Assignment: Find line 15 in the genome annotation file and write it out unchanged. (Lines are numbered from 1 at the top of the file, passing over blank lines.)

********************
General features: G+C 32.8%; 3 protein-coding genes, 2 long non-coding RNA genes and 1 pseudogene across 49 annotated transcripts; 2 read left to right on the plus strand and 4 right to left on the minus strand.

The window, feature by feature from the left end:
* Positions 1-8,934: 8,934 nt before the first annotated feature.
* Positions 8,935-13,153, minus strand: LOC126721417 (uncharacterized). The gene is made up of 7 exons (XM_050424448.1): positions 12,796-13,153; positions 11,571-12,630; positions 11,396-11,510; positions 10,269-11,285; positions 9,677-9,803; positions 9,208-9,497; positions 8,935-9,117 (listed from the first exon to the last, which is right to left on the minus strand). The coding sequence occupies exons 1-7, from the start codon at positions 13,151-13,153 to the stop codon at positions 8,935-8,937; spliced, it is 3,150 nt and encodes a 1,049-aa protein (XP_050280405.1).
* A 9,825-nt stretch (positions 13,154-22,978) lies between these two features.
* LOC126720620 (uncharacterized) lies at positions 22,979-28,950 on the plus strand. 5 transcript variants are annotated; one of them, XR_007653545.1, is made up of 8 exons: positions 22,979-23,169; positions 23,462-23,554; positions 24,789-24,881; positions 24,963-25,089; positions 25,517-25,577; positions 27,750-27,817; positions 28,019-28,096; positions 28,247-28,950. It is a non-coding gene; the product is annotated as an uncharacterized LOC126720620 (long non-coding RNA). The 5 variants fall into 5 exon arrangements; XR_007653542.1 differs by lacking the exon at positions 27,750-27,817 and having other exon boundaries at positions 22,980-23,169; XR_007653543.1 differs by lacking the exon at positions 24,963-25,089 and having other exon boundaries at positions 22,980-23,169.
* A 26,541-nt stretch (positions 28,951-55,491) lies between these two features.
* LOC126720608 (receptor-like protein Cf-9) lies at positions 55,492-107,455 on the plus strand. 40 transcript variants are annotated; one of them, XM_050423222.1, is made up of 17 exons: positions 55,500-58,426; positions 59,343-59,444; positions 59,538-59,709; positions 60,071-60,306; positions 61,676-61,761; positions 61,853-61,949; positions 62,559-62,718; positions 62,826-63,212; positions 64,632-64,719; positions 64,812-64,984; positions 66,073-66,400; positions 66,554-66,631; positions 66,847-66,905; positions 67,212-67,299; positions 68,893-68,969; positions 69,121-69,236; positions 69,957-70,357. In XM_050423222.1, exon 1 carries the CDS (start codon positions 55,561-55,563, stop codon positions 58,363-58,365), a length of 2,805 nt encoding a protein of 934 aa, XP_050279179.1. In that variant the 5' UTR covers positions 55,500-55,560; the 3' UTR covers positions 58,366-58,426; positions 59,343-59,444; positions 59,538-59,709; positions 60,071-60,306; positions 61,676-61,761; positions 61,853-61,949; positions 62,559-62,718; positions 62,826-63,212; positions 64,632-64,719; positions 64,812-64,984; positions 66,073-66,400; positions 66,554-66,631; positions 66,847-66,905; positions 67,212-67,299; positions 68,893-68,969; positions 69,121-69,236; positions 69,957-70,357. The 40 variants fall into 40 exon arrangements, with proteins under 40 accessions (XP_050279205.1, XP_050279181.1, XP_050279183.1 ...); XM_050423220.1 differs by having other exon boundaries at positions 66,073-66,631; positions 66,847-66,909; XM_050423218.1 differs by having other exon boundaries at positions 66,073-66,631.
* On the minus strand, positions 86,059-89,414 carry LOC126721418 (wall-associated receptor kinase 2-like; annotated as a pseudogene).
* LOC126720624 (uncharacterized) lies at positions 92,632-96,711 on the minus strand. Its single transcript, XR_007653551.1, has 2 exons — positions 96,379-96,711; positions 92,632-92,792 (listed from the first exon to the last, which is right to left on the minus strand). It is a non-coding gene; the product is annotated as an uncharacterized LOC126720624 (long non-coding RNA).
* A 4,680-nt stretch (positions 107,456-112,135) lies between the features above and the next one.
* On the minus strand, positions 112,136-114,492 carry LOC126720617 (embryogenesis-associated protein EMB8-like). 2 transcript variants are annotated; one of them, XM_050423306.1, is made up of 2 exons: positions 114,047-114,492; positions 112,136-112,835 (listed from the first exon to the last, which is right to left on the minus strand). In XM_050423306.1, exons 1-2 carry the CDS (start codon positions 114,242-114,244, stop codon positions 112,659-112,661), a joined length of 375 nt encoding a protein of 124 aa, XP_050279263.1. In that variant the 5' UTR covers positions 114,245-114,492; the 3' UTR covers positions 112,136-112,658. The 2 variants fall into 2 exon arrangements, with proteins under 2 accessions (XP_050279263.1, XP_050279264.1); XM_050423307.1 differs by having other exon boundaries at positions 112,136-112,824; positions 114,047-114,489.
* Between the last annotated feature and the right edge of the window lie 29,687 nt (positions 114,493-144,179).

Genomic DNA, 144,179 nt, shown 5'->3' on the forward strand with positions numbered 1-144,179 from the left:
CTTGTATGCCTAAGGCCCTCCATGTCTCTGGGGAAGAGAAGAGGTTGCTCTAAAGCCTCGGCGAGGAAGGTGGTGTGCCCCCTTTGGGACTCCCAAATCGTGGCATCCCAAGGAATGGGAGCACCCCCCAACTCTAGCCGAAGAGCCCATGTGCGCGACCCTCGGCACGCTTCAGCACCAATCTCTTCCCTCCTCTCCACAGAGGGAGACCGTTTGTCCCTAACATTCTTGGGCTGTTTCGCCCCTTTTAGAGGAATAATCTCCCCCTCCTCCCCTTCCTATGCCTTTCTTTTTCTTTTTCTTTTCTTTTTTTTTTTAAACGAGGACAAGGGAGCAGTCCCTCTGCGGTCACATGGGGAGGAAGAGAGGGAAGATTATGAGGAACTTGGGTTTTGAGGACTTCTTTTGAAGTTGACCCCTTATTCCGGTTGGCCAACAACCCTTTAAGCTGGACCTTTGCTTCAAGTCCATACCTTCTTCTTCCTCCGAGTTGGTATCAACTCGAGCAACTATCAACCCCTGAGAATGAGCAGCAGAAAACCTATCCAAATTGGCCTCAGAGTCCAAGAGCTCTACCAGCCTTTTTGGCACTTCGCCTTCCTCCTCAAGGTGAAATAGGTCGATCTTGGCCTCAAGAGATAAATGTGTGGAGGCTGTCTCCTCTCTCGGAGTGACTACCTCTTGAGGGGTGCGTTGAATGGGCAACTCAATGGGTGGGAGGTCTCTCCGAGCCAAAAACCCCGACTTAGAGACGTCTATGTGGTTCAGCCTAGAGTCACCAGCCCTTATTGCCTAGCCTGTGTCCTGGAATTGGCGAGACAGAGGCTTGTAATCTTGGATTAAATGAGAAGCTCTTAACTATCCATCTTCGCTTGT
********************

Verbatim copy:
CTTGTATGCCTAAGGCCCTCCATGTCTCTGGGGAAGAGAAGAGGTTGCTCTAAAGCCTCGGCGAGGAAGGTGGTGTGCCCCCTTTGGGACTCCCAAATCGTGGCATCCCAAGGAATGGGAGCACCCCCCAACTCTAGCCGAAGAGCCCATGTGCGCGACCCTCGGCACGCTTCAGCACCAATCTCTTCCCTCCTCTCCACAGAGGGAGACCGTTTGTCCCTAACATTCTTGGGCTGTTTCGCCCCTTTTAGAGGAATAATCTCCCCCTCCTCCCCTTCCTATGCCTTTCTTTTTCTTTTTCTTTTCTTTTTTTTTTTAAACGAGGACAAGGGAGCAGTCCCTCTGCGGTCACATGGGGAGGAAGAGAGGGAAGATTATGAGGAACTTGGGTTTTGAGGACTTCTTTTGAAGTTGACCCCTTATTCCGGTTGGCCAACAACCCTTTAAGCTGGACCTTTGCTTCAAGTCCATACCTTCTTCTTCCTCCGAGTTGGTATCAACTCGAGCAACTATCAACCCCTGAGAATGAGCAGCAGAAAACCTATCCAAATTGGCCTCAGAGTCCAAGAGCTCTACCAGCCTTTTTGGCACTTCGCCTTCCTCCTCAAGGTGAAATAGGTCGATCTTGGCCTCAAGAGATAAATGTGTGGAGGCTGTCTCCTCTCTCGGAGTGACTACCTCTTGAGGGGTGCGTTGAATGGGCAACTCAATGGGTGGGAGGTCTCTCCGAGCCAAAAACCCCGACTTAGAGACGTCTATGTGGTTCAGCCTAGAGTCACCAGCCCTTATTGCCTAGCCTGTGTCCTGGAATTGGCGAGACAGAGGCTTGTAATCTTGGATTAAATGAGAAGCTCTTAACTATCCATCTTCGCTTGT